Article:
Iron absorption of basil was also hampered at increased substrate pH, as indicated by a yellowish discoloration of the primary leaves. These deficiency symptoms were mainly visible in the second experiment in pure peat (Figure 6E). At neutral to slightly alkaline conditions Fe ions react rapidly with oxygen and OH- ions to form barely soluble compounds (Lindsay and Schwab, 1982). These precipitation processes may occur even if the fertilized Fe is chelated by ethylenediaminetetraacetic acid (EDTA) or N-(2-hydroxyethyl)ethylenediaminetriacetic acid trisodium salt hydrate (HEDTA). To alleviate arising Fe deficiency symptoms quickly, foliar sprays with Fe chelates are an effective tool (Fisher et al., 2003), as applied by an overhead irrigation in experiment 3.

A stabilization of the substrate pH against alkalization as well as acidification shifts can be attained by using peat substitutes with a high buffering capacity, such as composted bark (Neumaier and Meinken, 2015).

Approaches to Mitigate Harmful NH3 and NH4+ Effects

To improve the growth of organically fertilized basil, strategies are needed which contribute towards less intense and shorter NH3 and NH4+ exposure of plants. In this respect, first of all, it seems reasonable to supply moderate organic N base dressing rates [≤ 250 mg N (L substrate)-1] and to adjust the substrate pH to about 5.5. When basil is sown in a peat-based growing media with these characteristics, the exposure of seedlings to ammonical N will remain below or close to the above-mentioned critical concentration levels (Figures 3A, C and Table 6). To meet total N requirements of basil, base dressing can be supplemented by repeated top dressings in the later course of cultivation (Koller et al., 2014), without leading to harmful ammonical N concentrations. Nevertheless, even by using these measures, a retarded plant growth compared to mineral N-fertilized basil can be expected (Table 2). This results most probably from the high NH4+-N/NO3--N ratio in the substrate remaining for several weeks after organic base dressing. A previous study indicated that biomass production of pot-grown basil was highest at balanced to NO3--dominated N nutrition (Frerichs et al., 2019). In pure peat substrates it usually takes more than 4 weeks before NO3--N concentration reaches a similar level to NH4+-N. The amendment of peat with mature green waste compost has proven to be a suitable method to accelerate the NO3- formation in the substrate. The best results will be obtained when the compost-peat blend is stored for several days before use. In this way organically fertilized basil will be fed already from the seedlings stage onwards with adequate amounts of NO3-.

In the present experiments, a compost amendment of 5% (v/v) to the peat was sufficient to realize the outlined positive effects. In commercial organic basil cultivation even higher compost proportions are chosen and often required by organic farming associations as well. This may possibly boost the impact of the compost. However, Delics et al. (2017) found a nearly similar nitrification pattern in an unstored peat-based substrate that contained 30% (v/v) green waste compost to the one that we observed by using just one sixth of this admixture with a short-term storage of the substrate blend for 1 day. Nevertheless, further investigations are necessary to assess the relevance of the compost/peat blending ratio for the intended purpose. Furthermore, the influence of the duration and conditions of storage (e.g., water content of the substrate mix, aeration, storage temperature) on the N dynamic in compost-peat mixtures have to be examined in more detail.

For a successful implementation of the proposed methods it is certainly essential to use fully mature compost. The maturity level of composts can be easily recognized when the temperature of the organic material approaches the ambient range and the NH4+-N/NO3--N ratio falls below 3 (Cáceres et al., 2018).


The exposure of seedlings to ammonical N was found to be a cause of growth impairment frequently observed in organic basil production. Critical concentrations were reached at 0.1-0.2 ppm NH3 in the aerial environment and 50–100 mg NH4+-N (L substrate)-1 in the root zone of plants. However, when NH3 is absent and sufficient amounts of NO3- are available in the growing media, basil seems to tolerate higher levels of NH4+. Therefore, a fertilization strategy is recommended which combines a moderate organic N base dressing with repeated top dressings in the later course of cultivation to meet the total N requirement. Easily decomposable organic fertilizers such as those based on amino acids should be used to ensure a rapid N mineralization. By adjusting the initial substrate pH to 5.5–6.0 the formation of NH3 during the ammonification of organic compounds would be prevented. Furthermore, the addition of mature green waste compost to peat-based substrates can subsequently promote the nitrification of NH4+, most noticeably if this substrate blend is stored for several days before use. With this approach, it seems possible to supply basil a substantial proportion of NO3- right from the seedling stage, and thus to improve crop growth performance. Further investigations are, however, needed to evaluate whether this procedure can be also successfully used in the organic production of other pot-grown crops.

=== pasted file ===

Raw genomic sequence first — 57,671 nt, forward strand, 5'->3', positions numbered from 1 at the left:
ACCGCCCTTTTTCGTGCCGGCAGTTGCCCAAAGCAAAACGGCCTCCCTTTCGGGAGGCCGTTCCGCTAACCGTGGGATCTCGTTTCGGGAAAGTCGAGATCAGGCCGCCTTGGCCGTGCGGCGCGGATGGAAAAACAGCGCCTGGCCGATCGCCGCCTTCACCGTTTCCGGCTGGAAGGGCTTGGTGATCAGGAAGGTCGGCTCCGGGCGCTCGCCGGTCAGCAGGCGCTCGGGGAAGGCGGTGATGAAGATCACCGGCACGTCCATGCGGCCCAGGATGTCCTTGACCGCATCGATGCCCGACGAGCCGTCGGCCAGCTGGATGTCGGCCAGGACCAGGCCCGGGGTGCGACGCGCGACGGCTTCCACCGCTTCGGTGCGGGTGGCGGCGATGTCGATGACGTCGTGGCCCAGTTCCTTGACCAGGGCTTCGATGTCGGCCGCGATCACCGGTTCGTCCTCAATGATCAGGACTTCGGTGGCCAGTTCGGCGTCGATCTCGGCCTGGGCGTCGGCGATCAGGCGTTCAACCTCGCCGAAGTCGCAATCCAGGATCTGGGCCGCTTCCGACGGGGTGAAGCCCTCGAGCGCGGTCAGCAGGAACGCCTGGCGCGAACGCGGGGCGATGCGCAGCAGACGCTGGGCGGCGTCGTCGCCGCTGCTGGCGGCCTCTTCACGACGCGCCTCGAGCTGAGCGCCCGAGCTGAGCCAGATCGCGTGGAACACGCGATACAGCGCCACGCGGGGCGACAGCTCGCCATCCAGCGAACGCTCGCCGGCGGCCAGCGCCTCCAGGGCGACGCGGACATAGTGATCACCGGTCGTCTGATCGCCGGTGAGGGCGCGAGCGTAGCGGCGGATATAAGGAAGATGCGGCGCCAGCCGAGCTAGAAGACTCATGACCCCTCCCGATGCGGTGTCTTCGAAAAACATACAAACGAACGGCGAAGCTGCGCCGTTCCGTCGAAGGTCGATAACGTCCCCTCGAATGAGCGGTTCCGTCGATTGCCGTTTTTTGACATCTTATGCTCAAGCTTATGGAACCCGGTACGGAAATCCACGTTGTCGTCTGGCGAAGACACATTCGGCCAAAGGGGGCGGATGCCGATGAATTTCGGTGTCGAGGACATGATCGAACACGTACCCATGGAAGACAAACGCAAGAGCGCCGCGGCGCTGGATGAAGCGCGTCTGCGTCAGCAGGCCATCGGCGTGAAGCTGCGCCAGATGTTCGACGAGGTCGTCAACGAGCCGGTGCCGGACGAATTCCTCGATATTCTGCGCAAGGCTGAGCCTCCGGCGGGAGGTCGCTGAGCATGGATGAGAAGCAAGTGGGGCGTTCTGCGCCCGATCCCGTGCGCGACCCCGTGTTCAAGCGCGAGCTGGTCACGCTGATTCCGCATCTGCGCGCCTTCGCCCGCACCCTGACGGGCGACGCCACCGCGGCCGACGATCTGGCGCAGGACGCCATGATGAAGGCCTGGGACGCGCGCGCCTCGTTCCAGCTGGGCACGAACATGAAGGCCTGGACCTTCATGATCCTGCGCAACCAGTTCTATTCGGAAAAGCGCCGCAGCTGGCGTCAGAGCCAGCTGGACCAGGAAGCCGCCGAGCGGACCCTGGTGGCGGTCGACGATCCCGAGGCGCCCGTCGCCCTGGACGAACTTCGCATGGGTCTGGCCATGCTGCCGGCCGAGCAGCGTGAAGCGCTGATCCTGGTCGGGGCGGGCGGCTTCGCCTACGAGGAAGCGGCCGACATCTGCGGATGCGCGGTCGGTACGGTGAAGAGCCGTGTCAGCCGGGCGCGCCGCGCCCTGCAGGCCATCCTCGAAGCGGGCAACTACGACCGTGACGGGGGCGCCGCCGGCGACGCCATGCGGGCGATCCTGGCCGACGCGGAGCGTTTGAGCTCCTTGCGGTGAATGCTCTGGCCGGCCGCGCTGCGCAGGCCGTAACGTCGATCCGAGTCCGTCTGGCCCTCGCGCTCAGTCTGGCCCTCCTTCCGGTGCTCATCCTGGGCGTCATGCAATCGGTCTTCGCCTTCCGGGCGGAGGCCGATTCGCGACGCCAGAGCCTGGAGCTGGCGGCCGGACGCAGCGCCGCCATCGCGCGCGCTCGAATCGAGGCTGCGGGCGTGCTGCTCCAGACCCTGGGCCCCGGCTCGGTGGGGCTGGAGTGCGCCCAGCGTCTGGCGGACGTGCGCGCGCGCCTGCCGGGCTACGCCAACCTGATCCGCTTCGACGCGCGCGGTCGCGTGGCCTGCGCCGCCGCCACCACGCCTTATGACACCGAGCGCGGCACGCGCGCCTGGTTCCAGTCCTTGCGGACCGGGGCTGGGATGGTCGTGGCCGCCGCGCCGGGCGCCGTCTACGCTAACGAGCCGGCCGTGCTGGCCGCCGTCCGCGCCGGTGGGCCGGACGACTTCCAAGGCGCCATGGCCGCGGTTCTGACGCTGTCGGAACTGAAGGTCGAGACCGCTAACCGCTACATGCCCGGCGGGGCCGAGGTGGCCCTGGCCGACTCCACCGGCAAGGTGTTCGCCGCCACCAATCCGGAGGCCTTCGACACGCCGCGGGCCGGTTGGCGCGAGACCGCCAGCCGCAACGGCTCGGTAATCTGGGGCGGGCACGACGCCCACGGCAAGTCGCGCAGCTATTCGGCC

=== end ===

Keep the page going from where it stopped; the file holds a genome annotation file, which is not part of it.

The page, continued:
Data Availability Statement

The datasets generated for this study are available on request to the corresponding author.

Author Contributions

CF, DD, and AP conceived and designed the experiments and wrote the manuscript. CF performed the experiments and analyzed the data.

Conflict of Interest

AP was employed by EuroChem Agro GmbH during investigations and production of the manuscript.

The remaining authors declare that the research was conducted in the absence of any commercial or financial relationships that could be construed as a potential conflict of interest.


The authors gratefully acknowledge Klasmann-Deilmann GmbH, Geeste for providing the substrate materials, fertilizers, and Dräger tubes® for the fertilization experiments. The authors would also like to thank Hans-Georg Schön, Osnabrueck University of Applied Sciences, for his support with statistical analysis of the data.


AAF, Amino acid fertilizer; BD, Base Dressing; CAT, CaCl2/DTPA; TD, Top Dressing.


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Keywords: pot grown basil (Ocimum basilicum L.), organic cultivation, liquid amino acid fertilizer, ammonia and ammonium toxicity, substrate pH, nitrification, nitrate, mature compost

Citation: Frerichs C, Daum D and Pacholski AS (2020) Ammonia and Ammonium Exposure of Basil (Ocimum basilicum L.) Growing in an Organically Fertilized Peat Substrate and Strategies to Mitigate Related Harmful Impacts on Plant Growth. Front. Plant Sci. 10:1696. doi: 10.3389/fpls.2019.01696

Received: 13 July 2019; Accepted: 02 December 2019;
Published: 28 February 2020.

Edited by:

Victoria Fernandez, Polytechnic University of Madrid, Spain

Reviewed by:

David Bryla, United States Department of Agriculture, United States
Idoia Ariz, University of Navarra, Spain

Copyright © 2020 Frerichs, Daum and Pacholski. This is an open-access article distributed under the terms of the Creative Commons Attribution License (CC BY). The use, distribution or reproduction in other forums is permitted, provided the original author(s) and the copyright owner(s) are credited and that the original publication in this journal is cited, in accordance with accepted academic practice. No use, distribution or reproduction is permitted which does not comply with these terms.

*Correspondence: Christian Frerichs,

Present address: Andreas Siegfried Pacholski, Thünen Insitute, Institute for Climate-Smart Agriculture, Braunschweig, Germany